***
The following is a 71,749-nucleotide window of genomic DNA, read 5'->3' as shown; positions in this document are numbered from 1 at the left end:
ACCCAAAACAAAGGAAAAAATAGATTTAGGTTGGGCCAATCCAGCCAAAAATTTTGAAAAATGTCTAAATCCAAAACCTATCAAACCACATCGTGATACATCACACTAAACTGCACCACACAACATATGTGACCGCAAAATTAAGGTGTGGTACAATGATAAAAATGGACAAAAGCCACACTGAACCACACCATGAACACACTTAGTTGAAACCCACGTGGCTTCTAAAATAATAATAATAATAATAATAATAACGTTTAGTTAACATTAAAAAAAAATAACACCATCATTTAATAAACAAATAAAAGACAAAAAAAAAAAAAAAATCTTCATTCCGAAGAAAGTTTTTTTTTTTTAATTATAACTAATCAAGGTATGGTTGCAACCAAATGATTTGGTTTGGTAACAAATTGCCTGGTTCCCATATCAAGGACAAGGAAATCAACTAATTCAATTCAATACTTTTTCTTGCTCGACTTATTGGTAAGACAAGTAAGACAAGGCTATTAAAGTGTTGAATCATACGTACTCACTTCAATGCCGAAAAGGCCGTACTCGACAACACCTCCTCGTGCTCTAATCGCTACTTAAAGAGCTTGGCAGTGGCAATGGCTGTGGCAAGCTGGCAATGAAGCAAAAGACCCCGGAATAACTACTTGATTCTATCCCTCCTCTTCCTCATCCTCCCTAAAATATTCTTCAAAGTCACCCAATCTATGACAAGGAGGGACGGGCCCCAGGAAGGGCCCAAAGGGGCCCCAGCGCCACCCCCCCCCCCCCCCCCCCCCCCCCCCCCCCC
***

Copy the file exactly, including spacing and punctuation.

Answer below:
The following is a 71,749-nucleotide window of genomic DNA, read 5'->3' as shown; positions in this document are numbered from 1 at the left end:
ACCCAAAACAAAGGAAAAAATAGATTTAGGTTGGGCCAATCCAGCCAAAAATTTTGAAAAATGTCTAAATCCAAAACCTATCAAACCACATCGTGATACATCACACTAAACTGCACCACACAACATATGTGACCGCAAAATTAAGGTGTGGTACAATGATAAAAATGGACAAAAGCCACACTGAACCACACCATGAACACACTTAGTTGAAACCCACGTGGCTTCTAAAATAATAATAATAATAATAATAATAACGTTTAGTTAACATTAAAAAAAAATAACACCATCATTTAATAAACAAATAAAAGACAAAAAAAAAAAAAAAATCTTCATTCCGAAGAAAGTTTTTTTTTTTTAATTATAACTAATCAAGGTATGGTTGCAACCAAATGATTTGGTTTGGTAACAAATTGCCTGGTTCCCATATCAAGGACAAGGAAATCAACTAATTCAATTCAATACTTTTTCTTGCTCGACTTATTGGTAAGACAAGTAAGACAAGGCTATTAAAGTGTTGAATCATACGTACTCACTTCAATGCCGAAAAGGCCGTACTCGACAACACCTCCTCGTGCTCTAATCGCTACTTAAAGAGCTTGGCAGTGGCAATGGCTGTGGCAAGCTGGCAATGAAGCAAAAGACCCCGGAATAACTACTTGATTCTATCCCTCCTCTTCCTCATCCTCCCTAAAATATTCTTCAAAGTCACCCAATCTATGACAAGGAGGGACGGGCCCCAGGAAGGGCCCAAAGGGGCCCCAGCGCCACCCCCCCCCCCCCCCCCCCCCCCCCCCCCCCC